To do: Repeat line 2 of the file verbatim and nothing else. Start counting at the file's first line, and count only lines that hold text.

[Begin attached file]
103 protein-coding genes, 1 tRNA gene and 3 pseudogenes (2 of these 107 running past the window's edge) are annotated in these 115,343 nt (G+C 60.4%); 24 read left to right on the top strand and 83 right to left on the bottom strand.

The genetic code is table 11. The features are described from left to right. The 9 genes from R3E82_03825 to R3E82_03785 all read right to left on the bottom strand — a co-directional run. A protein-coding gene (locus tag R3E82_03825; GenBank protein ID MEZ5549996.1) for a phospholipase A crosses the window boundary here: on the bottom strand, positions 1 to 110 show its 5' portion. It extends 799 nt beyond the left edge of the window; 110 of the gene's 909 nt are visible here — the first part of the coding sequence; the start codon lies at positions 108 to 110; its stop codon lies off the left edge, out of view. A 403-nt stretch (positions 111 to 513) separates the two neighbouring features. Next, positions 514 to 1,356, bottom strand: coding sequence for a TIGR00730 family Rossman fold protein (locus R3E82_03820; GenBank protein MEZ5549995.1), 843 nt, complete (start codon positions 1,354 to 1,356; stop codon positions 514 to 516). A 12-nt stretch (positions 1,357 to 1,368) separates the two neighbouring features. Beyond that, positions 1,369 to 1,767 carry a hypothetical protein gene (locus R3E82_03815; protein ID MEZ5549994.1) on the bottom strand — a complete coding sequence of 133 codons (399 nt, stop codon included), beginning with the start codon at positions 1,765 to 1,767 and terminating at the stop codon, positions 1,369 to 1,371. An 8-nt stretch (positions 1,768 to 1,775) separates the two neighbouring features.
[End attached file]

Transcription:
The genetic code is table 11. The features are described from left to right. The 9 genes from R3E82_03825 to R3E82_03785 all read right to left on the bottom strand — a co-directional run. A protein-coding gene (locus tag R3E82_03825; GenBank protein ID MEZ5549996.1) for a phospholipase A crosses the window boundary here: on the bottom strand, positions 1 to 110 show its 5' portion. It extends 799 nt beyond the left edge of the window; 110 of the gene's 909 nt are visible here — the first part of the coding sequence; the start codon lies at positions 108 to 110; its stop codon lies off the left edge, out of view. A 403-nt stretch (positions 111 to 513) separates the two neighbouring features. Next, positions 514 to 1,356, bottom strand: coding sequence for a TIGR00730 family Rossman fold protein (locus R3E82_03820; GenBank protein MEZ5549995.1), 843 nt, complete (start codon positions 1,354 to 1,356; stop codon positions 514 to 516). A 12-nt stretch (positions 1,357 to 1,368) separates the two neighbouring features. Beyond that, positions 1,369 to 1,767 carry a hypothetical protein gene (locus R3E82_03815; protein ID MEZ5549994.1) on the bottom strand — a complete coding sequence of 133 codons (399 nt, stop codon included), beginning with the start codon at positions 1,765 to 1,767 and terminating at the stop codon, positions 1,369 to 1,371. An 8-nt stretch (positions 1,768 to 1,775) separates the two neighbouring features.